Vice President Joe Biden was there at the swearing-in for the 114th Congress. He met Maggie, the young daughter of Sen. Chris Coons (D-DE). And she met him…
Politicans and world leaders making news and in the news, and spouting hot air
Anyone with £24.98 to spare (What’s that in euros? – ed) can invest in a Nigel Farage ‘politically incorrect’ garden gnome.
This charming inspired piece of garden sculpture features a caricature of Nigel Farage (MEP), leader of the UK Independence Party. He is dressed, rather appropriately, in full John Bull garb, complete with Union Flag waistcoat, UKIP colour scheme, and is holding his trademark pint of mild in one hand, and a fag in the other, just like the real thing.
He stands 6 inches high* (I don’t care for centimeters), and is made from a weather resistant acrylic bond , is hand painted and sealed against the vagaries of the British weather (As one would expect from Nigel himself)
Buy now. Buy often!
Anorak is struck by how closely Farage gnome resembles a young Viscount Linley.
Is ther something we should know?
Hot on the heels of an anti-EU poll conducted by three Tory MPs, comes another. Romford’s Conservative MP Andrew Richard Rosindell has sent this poll to his voters.
The poll is more loaded than George Bush at a frat house party:
In “Con Her Majesty’s Secret Service”, the Sun tells how a hoax caller managed to speak with the cheif of GCHQ and David Cameron. The Sun knows this because the – get this – hoax caller called the Sun and told them about it.
The caller, described as “boozy”, managed to contact “top spy” Robert Hannigan, Cameron before calling the Sun “to brag about it”.
He boasted he was drunk and on drugs but still got to speak to the chief of the GCHQ surveillance base.
But it has all been confirmed by a spokeswoman in a, er, phone call:
“The Prime Minister ended the call when it became clear it was a hoax. In neither instance was sensitive information disclosed. Both GCHQ and No10 take security seriously and both are currently reviewing procedures.”
That spokesman, of course, could be a fake. But the anonymous caller can be totally trusted, telling the Sun:
“I’ve just made complete monkeys out of GCHQ. I’ve got the mobile number of the director. What’s more, I am off my face on booze and cocaine. I had some spliffs too.I’ve been up all night. I’m utterly wasted. Hilarious.”
But the best line comes from the Sun:
The man — who sounded well-educated and from the South East…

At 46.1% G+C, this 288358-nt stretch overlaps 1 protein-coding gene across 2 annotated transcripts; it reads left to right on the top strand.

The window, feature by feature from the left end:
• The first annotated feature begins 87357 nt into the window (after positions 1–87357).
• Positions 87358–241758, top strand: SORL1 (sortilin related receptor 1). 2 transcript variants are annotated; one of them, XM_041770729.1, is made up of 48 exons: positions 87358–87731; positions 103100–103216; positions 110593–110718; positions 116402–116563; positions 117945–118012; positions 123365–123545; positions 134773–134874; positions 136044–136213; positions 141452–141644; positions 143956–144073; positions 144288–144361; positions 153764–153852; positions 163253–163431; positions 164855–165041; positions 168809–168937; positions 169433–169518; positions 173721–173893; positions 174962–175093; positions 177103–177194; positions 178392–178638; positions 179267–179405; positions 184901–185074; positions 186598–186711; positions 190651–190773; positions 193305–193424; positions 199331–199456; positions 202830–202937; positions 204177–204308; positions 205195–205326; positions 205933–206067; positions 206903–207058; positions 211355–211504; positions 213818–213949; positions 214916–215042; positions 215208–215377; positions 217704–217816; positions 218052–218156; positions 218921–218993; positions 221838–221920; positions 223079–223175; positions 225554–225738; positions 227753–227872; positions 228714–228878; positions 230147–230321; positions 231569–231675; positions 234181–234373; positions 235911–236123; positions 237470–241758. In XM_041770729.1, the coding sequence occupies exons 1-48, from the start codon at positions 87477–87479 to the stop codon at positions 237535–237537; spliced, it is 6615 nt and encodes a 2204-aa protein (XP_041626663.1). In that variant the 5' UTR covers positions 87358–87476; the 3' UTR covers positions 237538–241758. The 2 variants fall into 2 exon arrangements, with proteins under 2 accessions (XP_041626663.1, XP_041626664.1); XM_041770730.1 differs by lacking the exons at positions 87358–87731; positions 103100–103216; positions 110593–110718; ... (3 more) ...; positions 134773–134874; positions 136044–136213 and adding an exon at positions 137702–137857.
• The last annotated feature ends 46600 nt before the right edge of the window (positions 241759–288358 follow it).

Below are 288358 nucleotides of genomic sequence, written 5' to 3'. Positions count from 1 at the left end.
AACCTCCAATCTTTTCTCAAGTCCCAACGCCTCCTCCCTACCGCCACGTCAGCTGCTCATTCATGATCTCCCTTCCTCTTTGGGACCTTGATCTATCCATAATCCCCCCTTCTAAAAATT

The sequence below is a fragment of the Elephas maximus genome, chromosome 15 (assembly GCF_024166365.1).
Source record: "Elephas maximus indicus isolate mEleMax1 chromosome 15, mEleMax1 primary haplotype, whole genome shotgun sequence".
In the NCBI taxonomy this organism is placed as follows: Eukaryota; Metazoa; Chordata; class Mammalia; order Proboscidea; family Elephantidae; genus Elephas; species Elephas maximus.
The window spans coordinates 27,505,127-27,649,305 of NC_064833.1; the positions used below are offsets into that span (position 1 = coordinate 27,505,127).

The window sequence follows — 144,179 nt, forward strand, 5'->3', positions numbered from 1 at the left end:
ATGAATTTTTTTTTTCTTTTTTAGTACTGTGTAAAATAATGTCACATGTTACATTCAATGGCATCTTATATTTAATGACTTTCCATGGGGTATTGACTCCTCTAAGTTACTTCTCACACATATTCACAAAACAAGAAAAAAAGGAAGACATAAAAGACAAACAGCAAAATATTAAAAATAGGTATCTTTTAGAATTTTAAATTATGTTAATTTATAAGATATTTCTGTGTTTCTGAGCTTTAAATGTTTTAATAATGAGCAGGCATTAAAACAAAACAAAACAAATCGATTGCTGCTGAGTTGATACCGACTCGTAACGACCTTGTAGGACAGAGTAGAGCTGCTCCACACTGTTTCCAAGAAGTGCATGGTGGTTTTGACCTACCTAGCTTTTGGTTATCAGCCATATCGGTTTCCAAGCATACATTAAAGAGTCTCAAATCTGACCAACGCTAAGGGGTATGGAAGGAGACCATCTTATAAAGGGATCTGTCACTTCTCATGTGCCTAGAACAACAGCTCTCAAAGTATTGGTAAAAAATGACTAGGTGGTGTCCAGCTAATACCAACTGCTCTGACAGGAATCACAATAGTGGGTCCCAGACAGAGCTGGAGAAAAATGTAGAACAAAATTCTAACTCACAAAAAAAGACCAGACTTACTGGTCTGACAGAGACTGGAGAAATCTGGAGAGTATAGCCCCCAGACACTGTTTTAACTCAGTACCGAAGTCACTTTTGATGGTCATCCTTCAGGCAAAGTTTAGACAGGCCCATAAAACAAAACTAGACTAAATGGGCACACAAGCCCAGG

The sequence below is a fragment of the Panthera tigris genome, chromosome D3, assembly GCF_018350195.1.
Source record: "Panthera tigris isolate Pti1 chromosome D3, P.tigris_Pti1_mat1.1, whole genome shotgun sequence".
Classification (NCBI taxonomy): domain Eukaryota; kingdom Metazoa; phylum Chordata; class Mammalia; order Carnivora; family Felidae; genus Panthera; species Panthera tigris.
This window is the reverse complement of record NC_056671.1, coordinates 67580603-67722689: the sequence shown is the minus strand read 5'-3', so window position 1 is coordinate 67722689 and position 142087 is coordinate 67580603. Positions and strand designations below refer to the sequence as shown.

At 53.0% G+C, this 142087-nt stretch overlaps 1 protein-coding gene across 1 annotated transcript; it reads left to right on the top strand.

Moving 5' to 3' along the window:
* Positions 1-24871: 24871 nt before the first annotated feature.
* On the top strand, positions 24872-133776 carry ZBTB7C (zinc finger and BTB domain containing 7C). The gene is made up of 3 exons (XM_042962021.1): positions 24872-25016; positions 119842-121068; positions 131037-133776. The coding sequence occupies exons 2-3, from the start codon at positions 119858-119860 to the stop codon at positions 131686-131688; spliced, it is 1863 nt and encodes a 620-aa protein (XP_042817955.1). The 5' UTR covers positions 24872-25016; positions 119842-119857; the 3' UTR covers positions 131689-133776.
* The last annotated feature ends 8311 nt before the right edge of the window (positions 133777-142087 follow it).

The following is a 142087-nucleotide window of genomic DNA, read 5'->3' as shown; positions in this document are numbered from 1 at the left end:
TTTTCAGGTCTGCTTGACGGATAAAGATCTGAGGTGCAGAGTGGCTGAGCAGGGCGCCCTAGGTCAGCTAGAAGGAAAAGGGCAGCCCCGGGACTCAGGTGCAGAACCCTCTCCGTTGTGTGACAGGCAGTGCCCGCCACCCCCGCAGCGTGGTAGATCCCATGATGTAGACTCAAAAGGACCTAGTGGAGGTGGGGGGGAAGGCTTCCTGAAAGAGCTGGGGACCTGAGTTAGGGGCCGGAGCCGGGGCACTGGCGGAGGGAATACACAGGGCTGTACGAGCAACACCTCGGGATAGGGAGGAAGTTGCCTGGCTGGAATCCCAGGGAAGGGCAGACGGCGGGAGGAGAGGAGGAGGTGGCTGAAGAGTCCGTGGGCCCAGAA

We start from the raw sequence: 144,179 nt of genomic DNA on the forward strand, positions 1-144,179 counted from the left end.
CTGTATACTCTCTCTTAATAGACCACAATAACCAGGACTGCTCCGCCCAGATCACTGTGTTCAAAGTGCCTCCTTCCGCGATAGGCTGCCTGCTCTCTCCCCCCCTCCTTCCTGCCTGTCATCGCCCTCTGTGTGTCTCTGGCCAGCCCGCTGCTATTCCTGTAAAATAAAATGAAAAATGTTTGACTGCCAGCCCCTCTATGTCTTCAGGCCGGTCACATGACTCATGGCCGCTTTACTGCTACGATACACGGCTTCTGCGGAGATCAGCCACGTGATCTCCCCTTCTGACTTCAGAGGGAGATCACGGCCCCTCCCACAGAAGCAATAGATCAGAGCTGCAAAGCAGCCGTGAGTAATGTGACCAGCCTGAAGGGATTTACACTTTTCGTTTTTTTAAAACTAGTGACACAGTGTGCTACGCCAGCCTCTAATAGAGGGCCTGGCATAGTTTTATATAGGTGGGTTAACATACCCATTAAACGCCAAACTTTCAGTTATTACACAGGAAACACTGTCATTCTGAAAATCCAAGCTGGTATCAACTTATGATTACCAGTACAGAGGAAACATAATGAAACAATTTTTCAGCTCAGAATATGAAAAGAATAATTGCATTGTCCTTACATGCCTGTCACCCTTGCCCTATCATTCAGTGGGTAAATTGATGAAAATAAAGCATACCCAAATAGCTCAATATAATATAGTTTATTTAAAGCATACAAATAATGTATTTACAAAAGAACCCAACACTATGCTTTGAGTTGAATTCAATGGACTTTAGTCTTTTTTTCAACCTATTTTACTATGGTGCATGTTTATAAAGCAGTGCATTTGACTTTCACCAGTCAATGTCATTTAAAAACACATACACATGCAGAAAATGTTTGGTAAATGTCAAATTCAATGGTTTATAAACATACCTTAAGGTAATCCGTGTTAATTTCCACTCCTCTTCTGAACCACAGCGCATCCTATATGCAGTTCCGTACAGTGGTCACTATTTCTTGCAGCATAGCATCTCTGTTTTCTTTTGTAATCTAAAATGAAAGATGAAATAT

We’re looking for a well-educated Home Counties man on drugs. Seal the doors at Westminster. This looks like an inside job…
This might be the greatest reason to support global warming:
Page 3 Stunnas, The Suffragette, Fascist Mary Richardson and the Rokeby Venus at the National Gallery
As Brendan O’Neill writes of the shrill campaing to ban the Sun’s naff Page 3:
All this talk of ridding Britain of the scourge of Page 3 brings to mind the Suffragette Mary Richardson, who in 1914 took a knife into the National Gallery and slashed Velazquez’s ‘Rokeby Venus’. “I didn’t like the way men visitors gaped at it all day long.” Richardson later became the head of the women’s section of the British Union of Fascists.
That story is well told on Flashbak: The Suffragette and Fascist Mary Richardson and the Rokeby Venus at the National Gallery
The Daily Express has news: “80% want to quit the EU.”
On December 10, the Express brought news:
Some 46.6 per cent would vote “out” while just 34.3 per cent would vote “in”, with 19.1 per cent undecided.
In December 2014, the Express has other news.
46.6% became 51% is now 80%. Things move fast in Eu poll-ville.
The Express is getting mroe and more in-tune with its readers.
The Express and UKIP are in chorus:
Nigel Farage sees the 80% and tweets:
But what about that 80%? Martyn Brown notes:
BRITAIN is marching towards the EU exit door today after eight out of 10 people voted to leave in a historic poll.
That eight in ten:
Some 14,581 people voted – 11,706 of them want the UK to quit compared with 2,725 who want to remain part of the EU. The mini-referendum – the first on the issue since 1975 – was organised by two senior Tory backbenchers and a prospective Tory MP.